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We thank Mankia et al1 for their interest in the European League Against Rheumatism (EULAR) definition of arthralgia suspicious for progression to rheumatoid arthritis (RA).2 The authors agree with the taskforce that derivation of criteria for imminent RA is an ambitious next step and that such criteria will probably consist of a combination of clinical, serological and imaging biomarkers.1 In this light we appreciate the work the authors have done to identify serological and imaging markers that are predictive in patients with anti-citrullinated protein antibody (ACPA)-positive arthralgia.
While studies on blood and imaging markers in arthralgia are relatively frequent, only few studies have addressed the symptoms and signs of the disease stage that may precede clinical arthritis. In addition, the clinical delineation of this preclinical stage, reflected by the intuitive contrast in the description ‘clinically suspect arthralgia (CSA)’, is difficult: there is not one key symptom. Still, in our experience rheumatologists are capable of identifying patients with arthralgia that may progress to RA based on their expertise and on (intuitive) pattern recognition. In an attempt to strip the term ‘suspect arthralgia’ of its connotation of subjectivity and to promote the inclusion of homogeneous groups of patients with arthralgia in future studies, the taskforce has agreed on a consensual definition of ‘arthralgia at risk for RA’. This definition is deliberately meant to be used in secondary care, for patients in whom imminent RA is considered a more likely explanation for the complaints than another disease, but who not (yet) have clinical arthritis.
Mankia et al rebut that in several settings patients with arthralgia are followed in primary care (too long) until clinical arthritis has become manifest. They propose to use the CSA definition as a referral tool in primary care.1 Referral tools share characteristics of screening tools, such as high sensitivity and lower specificity, that pose huge challenges: Unlike the specialist setting, most patients with musculoskeletal symptoms presenting in primary care will have other more trivial explanations for their complaints than (imminent) RA. Consequently, the prior risk of RA will be low, as will be the predictive value of a positive CSA definition. The impact on specialist care may be significant.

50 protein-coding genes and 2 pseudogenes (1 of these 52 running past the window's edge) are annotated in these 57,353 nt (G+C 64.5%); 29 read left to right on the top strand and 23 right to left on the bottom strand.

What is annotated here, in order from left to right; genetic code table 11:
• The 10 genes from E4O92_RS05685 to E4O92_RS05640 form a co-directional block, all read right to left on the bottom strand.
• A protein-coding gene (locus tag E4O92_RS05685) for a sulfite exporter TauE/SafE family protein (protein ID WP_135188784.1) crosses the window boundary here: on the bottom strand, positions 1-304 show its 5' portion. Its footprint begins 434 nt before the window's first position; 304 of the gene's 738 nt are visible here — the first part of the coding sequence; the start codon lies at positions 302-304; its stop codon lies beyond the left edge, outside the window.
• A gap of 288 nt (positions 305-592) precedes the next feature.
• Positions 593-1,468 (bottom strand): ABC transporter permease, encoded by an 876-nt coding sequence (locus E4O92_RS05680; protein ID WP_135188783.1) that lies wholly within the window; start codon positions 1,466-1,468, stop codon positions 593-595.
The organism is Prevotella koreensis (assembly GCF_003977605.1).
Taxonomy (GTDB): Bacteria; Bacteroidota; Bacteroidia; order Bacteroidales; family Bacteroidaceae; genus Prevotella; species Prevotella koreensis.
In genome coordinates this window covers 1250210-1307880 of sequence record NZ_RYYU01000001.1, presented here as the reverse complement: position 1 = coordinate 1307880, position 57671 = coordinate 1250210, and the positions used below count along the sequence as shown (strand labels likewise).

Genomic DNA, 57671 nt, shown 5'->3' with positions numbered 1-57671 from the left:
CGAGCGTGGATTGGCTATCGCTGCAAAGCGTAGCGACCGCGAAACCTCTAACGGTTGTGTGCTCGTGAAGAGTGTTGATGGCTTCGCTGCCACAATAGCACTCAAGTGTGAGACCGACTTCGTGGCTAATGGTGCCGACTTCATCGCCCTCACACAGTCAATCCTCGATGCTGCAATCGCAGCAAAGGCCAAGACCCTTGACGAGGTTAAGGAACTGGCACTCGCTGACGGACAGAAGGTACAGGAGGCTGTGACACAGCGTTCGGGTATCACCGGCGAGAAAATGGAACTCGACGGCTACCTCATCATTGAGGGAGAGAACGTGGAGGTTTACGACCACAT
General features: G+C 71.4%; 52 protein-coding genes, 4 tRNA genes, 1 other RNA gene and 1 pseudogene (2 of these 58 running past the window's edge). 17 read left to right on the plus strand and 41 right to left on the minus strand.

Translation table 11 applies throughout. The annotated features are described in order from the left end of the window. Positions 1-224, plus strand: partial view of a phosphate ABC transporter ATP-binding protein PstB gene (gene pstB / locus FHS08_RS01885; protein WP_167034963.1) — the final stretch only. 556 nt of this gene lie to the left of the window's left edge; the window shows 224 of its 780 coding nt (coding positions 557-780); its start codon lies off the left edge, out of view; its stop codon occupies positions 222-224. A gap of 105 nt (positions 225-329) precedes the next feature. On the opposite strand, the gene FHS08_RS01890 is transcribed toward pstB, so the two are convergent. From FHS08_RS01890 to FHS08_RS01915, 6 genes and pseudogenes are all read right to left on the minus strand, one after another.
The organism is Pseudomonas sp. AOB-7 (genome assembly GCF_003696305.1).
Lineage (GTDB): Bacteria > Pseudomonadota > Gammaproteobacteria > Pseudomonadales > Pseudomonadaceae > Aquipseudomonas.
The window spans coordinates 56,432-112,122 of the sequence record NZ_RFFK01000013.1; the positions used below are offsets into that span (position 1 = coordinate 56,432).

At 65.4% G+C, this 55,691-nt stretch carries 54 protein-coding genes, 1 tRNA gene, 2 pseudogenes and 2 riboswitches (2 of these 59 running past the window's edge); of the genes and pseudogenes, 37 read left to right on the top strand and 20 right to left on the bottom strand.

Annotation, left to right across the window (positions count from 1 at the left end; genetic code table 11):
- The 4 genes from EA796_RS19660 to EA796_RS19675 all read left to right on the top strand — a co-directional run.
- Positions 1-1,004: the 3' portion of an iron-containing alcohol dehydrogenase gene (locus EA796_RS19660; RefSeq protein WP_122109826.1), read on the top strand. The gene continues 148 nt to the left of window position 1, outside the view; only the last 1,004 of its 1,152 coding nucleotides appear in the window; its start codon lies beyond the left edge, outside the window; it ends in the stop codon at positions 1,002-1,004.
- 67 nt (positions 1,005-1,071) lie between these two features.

We reiterate that the EULAR definition was not developed for the primary care setting, nor was it designed as a diagnostic test. The EULAR definition of CSA was designed by rheumatologists, with their perception of imminent RA as a reference frame, and was tested in patients from secondary care. Its seven items should be assessed in patients presenting to the rheumatologist in whom the specialist does not find clinical arthritis but imminent RA is still considered a likely diagnosis.2 General practitioners often find it difficult to detect synovitis and to evaluate if imminent RA is more likely than other, trivial arthralgia's (instead, this uncertainty will often be the reason to refer to secondary care anyway). Therefore, the entry condition cannot be adequately evaluated in a primary care setting. Even so, there is a chance that the seven items will perform better than expected as a reference tool (either when applied in isolation or in combination with an additional test). Still to arrive at accurate referral criteria, these are ideally designed in primary care.
Competing interests None. declared
Provenance and peer review Commissioned; internally peer reviewed.